Dusk cast its amber glow across the sliver of overcast sky peering between the city’s concrete shoulders. Laina’s knee-high boot clanged over a sidewalk grate as a plume of sulphurous steam burned into her nostrils. She grimaced and shook her head, hustling to the cafe door.
Jayme rose from the corner booth and beckoned with a manicured hand. Laina summoned a grin as she strode across the art-deco tiles toward her cousin. They embraced in a jangle of charm bracelets.
“So glad you made it out of your office before seven today. I thought I’d be waiting forever again. ” Jayme resumed her seat. Tucking a golden curl behind her ear, she raised a brow. “And I’ve got news.”
Laina folded her scarf and jacket over the chair. “Bet yours is better than mine.”
A figure appeared at her left. Laina recoiled and caught her breath.
The ponytailed young man adjusted his hipster glasses and asked, “Can I get an order for you?”
Laina cleared her throat and sank onto the vinyl seat. “Pumpkin spice latte, please. Extra whip. And one of those ham-and-cheese pastries.”
“I’ll have another minted mocha and the special.” Jayme patted the table, an elaborate ring glinting from her finger. “You’re jumpy today. You okay?”
“You have to go first.” Laina leaned forward and smirked. She lifted her cousin’s hand to inspect the marquis gem set in scrolled white gold. “So, this is your news?”
Jayme’s grin dimpled her peach complexion. “Saturday night. First we had dinner at Angelo’s . . .”
Laina stifled a yawn as details prattled on past ten minutes. Her eyelid sagged with sleep deprivation and the weight of a ten hour workday. Fifteen minutes. She glanced over her shoulder at the buzz of activity surrounding the stainless espresso machine, offering silent pleas for coffee. The waiter headed their direction, as if her wish held supernatural influence.
Laina thanked him as he settled the foamy cup before her. Spicy aromas bloomed to revive her senses. “Knowing you, the date’s already set. What are the plans?”
Jayme pointed at her with a wink. “You do know me. We’re getting married first of the year.”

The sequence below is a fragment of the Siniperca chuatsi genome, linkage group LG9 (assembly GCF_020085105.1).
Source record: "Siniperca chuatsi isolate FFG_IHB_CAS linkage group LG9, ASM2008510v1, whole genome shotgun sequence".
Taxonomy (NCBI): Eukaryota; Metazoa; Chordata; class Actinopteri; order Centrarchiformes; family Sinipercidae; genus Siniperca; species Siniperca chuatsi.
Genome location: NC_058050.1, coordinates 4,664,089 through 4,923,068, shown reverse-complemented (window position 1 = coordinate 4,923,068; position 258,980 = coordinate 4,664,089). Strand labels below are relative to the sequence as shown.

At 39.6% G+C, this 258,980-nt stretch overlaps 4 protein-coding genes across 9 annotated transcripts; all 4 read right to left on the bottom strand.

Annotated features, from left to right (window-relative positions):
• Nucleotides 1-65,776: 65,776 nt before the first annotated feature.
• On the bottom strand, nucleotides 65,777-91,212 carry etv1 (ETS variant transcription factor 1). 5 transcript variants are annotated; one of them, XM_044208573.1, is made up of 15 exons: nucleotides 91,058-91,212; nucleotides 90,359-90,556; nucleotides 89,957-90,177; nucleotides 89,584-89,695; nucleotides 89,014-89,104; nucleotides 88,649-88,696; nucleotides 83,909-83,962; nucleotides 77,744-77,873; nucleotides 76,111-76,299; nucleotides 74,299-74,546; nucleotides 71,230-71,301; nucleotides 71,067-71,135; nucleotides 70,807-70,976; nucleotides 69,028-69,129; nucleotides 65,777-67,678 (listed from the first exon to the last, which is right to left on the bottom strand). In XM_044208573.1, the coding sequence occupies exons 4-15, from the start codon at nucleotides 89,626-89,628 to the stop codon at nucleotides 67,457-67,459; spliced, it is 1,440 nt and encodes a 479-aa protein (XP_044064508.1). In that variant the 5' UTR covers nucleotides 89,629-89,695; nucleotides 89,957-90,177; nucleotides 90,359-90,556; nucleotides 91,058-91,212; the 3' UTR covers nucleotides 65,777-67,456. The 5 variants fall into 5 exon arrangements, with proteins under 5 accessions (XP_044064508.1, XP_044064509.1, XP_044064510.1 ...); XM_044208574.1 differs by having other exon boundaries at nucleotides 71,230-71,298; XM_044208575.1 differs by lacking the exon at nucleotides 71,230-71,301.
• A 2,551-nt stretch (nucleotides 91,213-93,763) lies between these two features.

“Can I have your apartment?” She gulped a scalding, creamy mouthful and grimaced.
“Well, that’d be awkward.” Jayme raised a forkful of chicken. “His apartment is company property and his perk is ending. We’re moving into my flat.”
A gritty expletive blasted through her lips before she could catch it. “I–I mean, congratulations, of course. I am really happy for you.”
“What’s going on with you?” Jayme set down her cup and tilted her head. “Don’t tell me there was another murder in your building.”
She slumped.”Okay, if you don’t want me to tell you.”
“Oh, Laina. Wish I did have an apartment to give you. That’s like the third–”
“Fourth. Cops said I could move.” She framed the air with finger-quotes. “Or get some protection. Whatever that looks like.”
Jayme peeled off a bracelet with a horseshoe charm dangling between a myriad of new-age symbols. “I met Dave three days after I bought this.”
Yeasty cheese rolled past blisters to land flavor on a few spots of her tongue. She shielded her lips and mumbled between chews. “I thought Dave was kinda religious. What does he think of your superstition?”
“He doesn’t believe it. He thinks God brought us together.” She shrugged. “Maybe he’ll convince me. He is Prince Charming, after all.”
“Ah, so you snagged the one good guy at the end of every girl’s storybook. Now the good ones have officially been taken.” Laina laid her napkin over the half-eaten pastry.
Jaime clattered the charm bracelet onto the center of the table. “Here. Maybe it’ll bring you luck, too.”
Laina pushed it away, then leaned back and folded her arms. “I don’t need that kind of luck. Thanks.”
“Every guy isn’t a creep, you know. Just because the last three you dated–”
She shook her head. “We’re not going there, okay. I’m not in the market for a prince. I need protection.”
“Wouldn’t be able to help much there, I’m afraid. You know I don’t do guns.”
“Never liked them much either.” A yawn overcame her will and stretched her jaws until threatening to crack them apart. “Not sleeping’s getting old. I’m desperate enough to try almost anything.”
“I’m so sorry, Laina.” Jayme’s phone buzzed. After glancing at it, she stood. “I gotta get going. Dave’s parents are coming by.”
Laina rose and donned her jacket. “Congratulations, again. I didn’t mean to rain on your moment.”
“You didn’t, sweetie. Don’t even think like that.” Jayme gave her hand a quick squeeze. “If I think of anything, I’ll let you know.”
“Thanks. Potions, charms, alarm systems–whatever.” Laina extended her cash and tab to the girl at the register.
Jayme glanced up from fishing in her purse. “Hey, have you seen that new shop on Third Street? I’ve been meaning to go in there. They might have some interesting artifacts.”
“It’s on my way home. Maybe I’ll check it out. What harm could it do?”
As Laina yanked open the door, a chilling gust whirled litter and ashes past her face into the cafe. It reeked of soured wood and oily swamp water, of smells older than the city block’s paved crust.
* * * * * * to be continued * * * * * *
“Be still before the Lord and wait patiently for him; do not fret when people succeed in their ways,
when they carry out their wicked schemes . . . do not fret—it leads only to evil” (Psalm 36:7-8).